Section 7. Worker Rights

a. Freedom of Association and the Right to Collective Bargaining

The law provides for the right of workers to form or join independent unions and to bargain collectively. The law does not provide for the right to strike, although the constitution provides for the freedoms of peaceful assembly and association. The law prohibits antiunion discrimination and provides for the Industrial Disputes Tribunal (IDT) to reinstate a worker for unjustified dismissal. The law makes it a criminal offense to prevent or deter a worker from exercising the right to participate in trade union activities or to dismiss, penalize, or otherwise discriminate against a worker for exercising these rights.

Aspects of the law inhibit the ability of some workers to organize. The government defines the following 10 categories of services as “essential”: water, electricity, health, hospital, sanitation, transportation, firefighting, corrections, overseas telecommunication, and telephone services. Before workers in these categories may legally strike, they must take their dispute to the Ministry of Labor and Social Security and attempt to settle the dispute through negotiation.

The International Labor Organization (ILO) raised concerns that the country’s definition of essential services was too broad. The government prohibits unionizing in export processing zones, which are industrial areas with special tax and trade incentives to attract foreign investment. The ILO expressed concern that penalties may be imposed on workers for their membership and participation in an unregistered trade union. The ILO also expressed concern that the government may carry out inspections and request information about trade union finances at any time.

The law mandates that in the case of doubt or dispute as to whether workers may exercise bargaining rights, the labor and social security minister must conduct a secret ballot requiring that a majority of workers vote. If two or more unions each represent less than 30 percent of workers eligible to vote, the minister grants joint bargaining rights to each of those unions.

The minister of labor and social security may apply through the Supreme Court to curtail an industrial action such as a strike or lockout when the minister determines the action may be harmful to national security or the national economy, or may have the potential to endanger the lives of a substantial number of persons. The minister refers such cases to compulsory arbitration. The IDT hears cases when management and labor fail to reach agreement, including those involving nonunionized workers.

The government enforced the law in most cases, but burdensome legal procedures allowed firms and other large employers to appeal and delay resolution of their cases for years. While cases should by law be resolved within 21 days, the tribunal took several months to decide most cases. Parties could apply for judicial review by the Supreme Court. Penalties were commensurate with similar violations, but large firms allegedly used their influence on the court and government to shape decisions.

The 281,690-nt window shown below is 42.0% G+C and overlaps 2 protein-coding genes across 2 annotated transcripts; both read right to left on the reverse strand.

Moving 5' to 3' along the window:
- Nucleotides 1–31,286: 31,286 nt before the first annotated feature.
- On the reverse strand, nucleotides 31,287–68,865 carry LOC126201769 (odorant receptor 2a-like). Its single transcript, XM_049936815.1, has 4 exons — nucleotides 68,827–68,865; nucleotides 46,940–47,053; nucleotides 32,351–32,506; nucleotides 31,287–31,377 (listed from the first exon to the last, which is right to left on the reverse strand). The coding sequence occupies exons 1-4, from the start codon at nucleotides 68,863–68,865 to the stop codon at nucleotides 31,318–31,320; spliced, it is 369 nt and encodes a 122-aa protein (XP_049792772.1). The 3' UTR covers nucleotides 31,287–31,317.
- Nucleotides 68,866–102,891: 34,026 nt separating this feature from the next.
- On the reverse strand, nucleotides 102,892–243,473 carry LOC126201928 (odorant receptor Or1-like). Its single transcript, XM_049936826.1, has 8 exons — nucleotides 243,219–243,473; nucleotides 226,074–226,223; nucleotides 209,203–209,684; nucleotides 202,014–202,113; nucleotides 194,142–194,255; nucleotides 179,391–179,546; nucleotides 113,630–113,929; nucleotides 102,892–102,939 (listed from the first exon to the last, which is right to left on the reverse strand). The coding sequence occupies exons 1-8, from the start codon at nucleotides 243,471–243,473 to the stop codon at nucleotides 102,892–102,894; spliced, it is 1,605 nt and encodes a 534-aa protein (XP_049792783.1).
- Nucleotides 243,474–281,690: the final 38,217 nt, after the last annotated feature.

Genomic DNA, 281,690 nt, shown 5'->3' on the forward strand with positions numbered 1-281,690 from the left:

The government generally respected freedom of association and the right to collective bargaining in the formal sector except in export processing zones. Worker organizations operated without interference, although the government maintained the right to monitor their activities. While employers generally respected the law prohibiting antiunion discrimination, some labor unions reported that private-sector workers feared management retaliation against unionization. For example, it was not uncommon for private-sector employers to dismiss union workers and rehire them as contractors with fewer worker protections.

b. Prohibition of Forced or Compulsory Labor

The law criminalizes all forms of forced or compulsory labor. The law also prohibits trafficking in persons but penalizes perpetrators with penalties that were not commensurate with those for similar crimes. A national task force on trafficking in persons continued outreach to sensitize citizens to forced labor and other trafficking violations. The task force also facilitated sensitization training programs for all levels of government, from police to prosecutors.

The government did not effectively enforce the law. The vast majority of violators were not held criminally accountable; between April 2019 and March, two persons were charged with labor trafficking, and there were no convictions. The country continued to be a source and destination for persons subjected to forced labor, including in domestic work, begging, and the informal sector. Gang members subjected boys to forced criminal activity (see section 7.c.). Foreign citizens were compelled into forced labor aboard foreign-flagged fishing vessels operating in the country’s waters.

The ILO expressed concern regarding the law’s provision for the imposition of forced prison labor for seafarers in the case of disobedience, neglect of duty, impeding the progress of the voyage, desertion, or absence without leave.

Also see the Department of State’s Trafficking in Persons Report at https://www.state.gov/trafficking-in-persons-report.

c. Prohibition of Child Labor and Minimum Age for Employment

The law prohibits the worst forms of child labor. The law prohibits the exploitation of children in prostitution, the recruitment of children into criminal organizations, and the use of a child for “purposes contrary to decency or morality,” but it does not further define these terms. The law includes occupational safety and health restrictions for children and prohibits night work between 10 p.m. and 5 a.m.